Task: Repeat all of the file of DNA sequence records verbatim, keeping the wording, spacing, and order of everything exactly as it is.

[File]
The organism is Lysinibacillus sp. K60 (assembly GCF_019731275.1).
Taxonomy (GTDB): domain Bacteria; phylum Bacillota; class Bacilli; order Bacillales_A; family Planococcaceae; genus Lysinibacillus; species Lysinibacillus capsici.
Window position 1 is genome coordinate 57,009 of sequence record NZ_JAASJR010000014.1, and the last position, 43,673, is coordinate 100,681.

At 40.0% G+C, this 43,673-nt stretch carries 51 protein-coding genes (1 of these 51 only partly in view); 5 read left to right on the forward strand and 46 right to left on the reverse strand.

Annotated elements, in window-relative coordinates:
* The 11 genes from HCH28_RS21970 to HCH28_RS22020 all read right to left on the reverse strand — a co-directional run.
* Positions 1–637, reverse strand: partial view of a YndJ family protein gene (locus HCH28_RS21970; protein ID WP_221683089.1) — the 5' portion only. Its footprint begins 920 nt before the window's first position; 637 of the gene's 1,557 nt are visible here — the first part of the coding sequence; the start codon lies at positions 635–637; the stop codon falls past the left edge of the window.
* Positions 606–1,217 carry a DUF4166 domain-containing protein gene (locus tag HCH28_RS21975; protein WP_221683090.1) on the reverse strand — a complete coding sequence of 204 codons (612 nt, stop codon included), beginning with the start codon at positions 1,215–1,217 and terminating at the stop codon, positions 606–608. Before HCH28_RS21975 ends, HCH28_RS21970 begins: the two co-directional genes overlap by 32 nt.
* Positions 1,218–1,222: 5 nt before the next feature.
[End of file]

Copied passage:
The organism is Lysinibacillus sp. K60 (assembly GCF_019731275.1).
Taxonomy (GTDB): domain Bacteria; phylum Bacillota; class Bacilli; order Bacillales_A; family Planococcaceae; genus Lysinibacillus; species Lysinibacillus capsici.
Window position 1 is genome coordinate 57,009 of sequence record NZ_JAASJR010000014.1, and the last position, 43,673, is coordinate 100,681.

At 40.0% G+C, this 43,673-nt stretch carries 51 protein-coding genes (1 of these 51 only partly in view); 5 read left to right on the forward strand and 46 right to left on the reverse strand.

Annotated elements, in window-relative coordinates:
* The 11 genes from HCH28_RS21970 to HCH28_RS22020 all read right to left on the reverse strand — a co-directional run.
* Positions 1–637, reverse strand: partial view of a YndJ family protein gene (locus HCH28_RS21970; protein ID WP_221683089.1) — the 5' portion only. Its footprint begins 920 nt before the window's first position; 637 of the gene's 1,557 nt are visible here — the first part of the coding sequence; the start codon lies at positions 635–637; the stop codon falls past the left edge of the window.
* Positions 606–1,217 carry a DUF4166 domain-containing protein gene (locus tag HCH28_RS21975; protein WP_221683090.1) on the reverse strand — a complete coding sequence of 204 codons (612 nt, stop codon included), beginning with the start codon at positions 1,215–1,217 and terminating at the stop codon, positions 606–608. Before HCH28_RS21975 ends, HCH28_RS21970 begins: the two co-directional genes overlap by 32 nt.
* Positions 1,218–1,222: 5 nt before the next feature.